5 Must Know Facts About Napa Valley’s History

5 Must Know Facts About Napa Valley's History

How did the world first discover and fall in love with the wines of Napa Valley? One could not dispute that the highest impact event was the 1976 Judgment of Paris where California wines bested their French counterparts in both the Cabernet Sauvignon and Chardonnay categories. Here are five must know facts about Napa Valley’s history leading up to the 1976 Paris tasting that helped catapult it to one of the world’s premier wine regions:

  1. Charles Krug Winery becomes Napa’s first commercial winery in 1861. Charles Krug immigrated from Germany and in the mid-1800’s became one of Napa’s earliest settlers. He acquired land through marriage and planted an 18-acre vineyard establishing his winery. Charles Krug’s cider press helped to update winemaking practices from crude techniques and it should be noted that many of Napa’s notable winemakers of the day started their careers with Krug. Among the distinguished are Jacob Beringer and Jacob Schram who worked with Krug prior to establishing their own wineries.
  1. Schramsberg Vineyards was the first winery in Napa Valley to focus on hillside fruit. Jay Schram immigrated from Germany where his family had a winemaking background in Rheinhessen. He grew up with fundamental knowledge that the best vineyards were located on steep slopes. In 1862 he purchased land on Diamond Mountain and established Schramsberg. His hillside wines, still and not sparkling at the time, were among the most popular wines of California.
  1. To Kalon in Oakville was one of the first vineyards planted to Bordeaux and other French varieties. In 1868 viticulturist, Hamilton Crabb purchased and cultivated Napa Valley’s most historically important vineyard. Crabb replaced the Mission grape with more noble grape varieties. In fact, he planted several hundred different varieties across his Oakville estate. A source of some of the best grapes in Napa, the price of To Kalon fruit today remains the highest in the valley.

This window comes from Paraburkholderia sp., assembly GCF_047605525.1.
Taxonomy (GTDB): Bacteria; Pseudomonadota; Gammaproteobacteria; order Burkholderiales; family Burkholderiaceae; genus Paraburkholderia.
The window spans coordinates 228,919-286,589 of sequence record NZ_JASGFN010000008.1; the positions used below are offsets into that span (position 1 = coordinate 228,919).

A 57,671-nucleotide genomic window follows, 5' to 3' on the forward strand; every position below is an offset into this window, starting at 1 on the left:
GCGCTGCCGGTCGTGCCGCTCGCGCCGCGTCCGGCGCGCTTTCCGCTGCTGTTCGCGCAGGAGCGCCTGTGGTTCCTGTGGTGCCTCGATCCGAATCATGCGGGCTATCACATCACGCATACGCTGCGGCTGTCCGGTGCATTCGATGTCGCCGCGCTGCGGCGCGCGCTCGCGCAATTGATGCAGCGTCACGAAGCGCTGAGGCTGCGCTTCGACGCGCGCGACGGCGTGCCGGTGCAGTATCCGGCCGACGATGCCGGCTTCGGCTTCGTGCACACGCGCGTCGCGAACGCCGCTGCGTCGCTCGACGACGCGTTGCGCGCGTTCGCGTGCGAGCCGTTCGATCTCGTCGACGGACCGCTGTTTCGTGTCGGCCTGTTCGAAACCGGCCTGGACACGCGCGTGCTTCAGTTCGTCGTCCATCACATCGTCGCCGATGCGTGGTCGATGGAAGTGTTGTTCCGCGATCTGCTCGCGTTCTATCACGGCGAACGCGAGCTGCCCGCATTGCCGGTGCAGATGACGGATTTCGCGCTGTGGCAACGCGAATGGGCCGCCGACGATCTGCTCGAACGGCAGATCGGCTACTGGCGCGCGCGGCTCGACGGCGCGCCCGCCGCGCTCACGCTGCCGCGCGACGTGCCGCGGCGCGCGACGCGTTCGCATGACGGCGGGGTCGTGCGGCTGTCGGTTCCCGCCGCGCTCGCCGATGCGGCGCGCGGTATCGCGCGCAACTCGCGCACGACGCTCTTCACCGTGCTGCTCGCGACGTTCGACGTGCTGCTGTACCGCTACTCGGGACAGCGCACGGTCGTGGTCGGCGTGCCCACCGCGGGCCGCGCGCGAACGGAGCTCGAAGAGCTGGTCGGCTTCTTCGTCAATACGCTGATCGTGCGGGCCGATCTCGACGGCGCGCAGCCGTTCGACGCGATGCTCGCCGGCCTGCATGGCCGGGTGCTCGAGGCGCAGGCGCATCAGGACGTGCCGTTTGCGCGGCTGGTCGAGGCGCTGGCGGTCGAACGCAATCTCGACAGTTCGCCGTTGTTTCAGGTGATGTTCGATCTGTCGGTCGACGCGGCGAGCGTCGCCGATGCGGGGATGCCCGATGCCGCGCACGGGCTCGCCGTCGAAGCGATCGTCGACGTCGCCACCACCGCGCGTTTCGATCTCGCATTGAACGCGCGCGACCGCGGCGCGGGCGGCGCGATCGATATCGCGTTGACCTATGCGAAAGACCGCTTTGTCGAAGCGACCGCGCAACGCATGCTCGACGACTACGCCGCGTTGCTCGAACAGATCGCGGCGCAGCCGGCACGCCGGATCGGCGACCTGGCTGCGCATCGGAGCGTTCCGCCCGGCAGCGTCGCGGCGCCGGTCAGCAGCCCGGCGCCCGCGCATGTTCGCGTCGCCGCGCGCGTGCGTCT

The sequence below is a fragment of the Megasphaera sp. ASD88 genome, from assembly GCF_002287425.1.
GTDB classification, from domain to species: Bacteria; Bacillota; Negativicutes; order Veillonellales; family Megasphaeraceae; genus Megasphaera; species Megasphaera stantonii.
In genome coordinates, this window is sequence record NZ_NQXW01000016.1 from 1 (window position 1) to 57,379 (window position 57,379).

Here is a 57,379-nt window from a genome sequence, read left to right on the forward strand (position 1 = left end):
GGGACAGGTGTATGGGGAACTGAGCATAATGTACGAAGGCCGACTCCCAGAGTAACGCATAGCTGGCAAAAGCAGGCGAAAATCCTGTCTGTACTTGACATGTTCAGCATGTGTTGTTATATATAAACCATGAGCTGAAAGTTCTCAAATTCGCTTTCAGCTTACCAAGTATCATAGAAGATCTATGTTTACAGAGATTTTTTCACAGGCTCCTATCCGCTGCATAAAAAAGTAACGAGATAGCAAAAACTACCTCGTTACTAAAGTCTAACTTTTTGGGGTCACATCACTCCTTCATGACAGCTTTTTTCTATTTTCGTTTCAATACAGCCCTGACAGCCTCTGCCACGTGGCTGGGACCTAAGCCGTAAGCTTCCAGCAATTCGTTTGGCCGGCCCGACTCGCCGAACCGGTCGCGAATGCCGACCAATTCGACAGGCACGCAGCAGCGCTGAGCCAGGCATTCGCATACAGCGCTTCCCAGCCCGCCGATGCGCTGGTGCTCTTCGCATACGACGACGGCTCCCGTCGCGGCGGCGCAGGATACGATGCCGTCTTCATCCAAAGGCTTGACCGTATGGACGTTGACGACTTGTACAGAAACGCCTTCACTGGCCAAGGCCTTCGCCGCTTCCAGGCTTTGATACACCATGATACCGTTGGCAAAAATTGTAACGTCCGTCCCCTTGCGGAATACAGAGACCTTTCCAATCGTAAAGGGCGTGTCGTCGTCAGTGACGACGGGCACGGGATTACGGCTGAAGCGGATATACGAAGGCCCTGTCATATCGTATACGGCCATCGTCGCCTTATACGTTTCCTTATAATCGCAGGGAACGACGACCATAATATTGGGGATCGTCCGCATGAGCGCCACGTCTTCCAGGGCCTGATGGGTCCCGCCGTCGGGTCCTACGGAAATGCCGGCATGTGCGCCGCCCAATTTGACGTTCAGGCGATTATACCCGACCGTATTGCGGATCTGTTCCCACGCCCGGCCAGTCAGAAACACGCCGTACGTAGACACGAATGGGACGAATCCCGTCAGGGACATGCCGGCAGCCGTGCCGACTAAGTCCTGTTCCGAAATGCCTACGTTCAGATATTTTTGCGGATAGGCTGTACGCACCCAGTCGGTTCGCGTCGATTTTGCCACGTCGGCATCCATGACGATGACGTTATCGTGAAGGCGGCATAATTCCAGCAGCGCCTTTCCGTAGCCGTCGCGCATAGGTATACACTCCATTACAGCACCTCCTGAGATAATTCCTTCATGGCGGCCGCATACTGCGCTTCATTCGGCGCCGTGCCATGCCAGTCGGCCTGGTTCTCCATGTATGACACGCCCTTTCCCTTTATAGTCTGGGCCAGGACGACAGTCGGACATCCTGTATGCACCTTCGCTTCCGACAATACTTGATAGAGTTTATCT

1. Inglenook was the first winery in Napa to bottle and label its own wines, allowing for more quality control. Gustave Niebaum was a wealthy Finnish sea captain who sought to replicate the grand wine estates he knew from his travels in Europe. Prior to Niebaum’s innovative business practices, wines were sold in casks to brokers who would blend and bottle the wines themselves. In line with his entrepreneurial spirit, he was also one of the first brands to include “Napa Valley” and the vintage on his labels.
  1. Beaulieu Vineyard holds the distinction of longest continually operating winery in Napa Valley. Established by Georges de Latour in 1900, BV was one of the few wineries that remained open during prohibition due to a relationship with the archdiocese in San Francisco and a loophole in the law of allowing sacramental wine for the Catholic church. Georges de Latour is also responsible for bringing the iconic winemaker, Andre Tchelistcheff to Napa.

The above five must know facts are just the tip of the iceberg on the history of Napa Valley. For example, upon changes in ownership, Charles Krug Winery became the first Mondavi family venture into producing premium wines and Schramsberg established itself as a top U.S. sparkling house served at the White House over multiple decades. Join us in our new Napa Valley Wine Expert online course to learn more and gain your certification as a master of Napa Valley.

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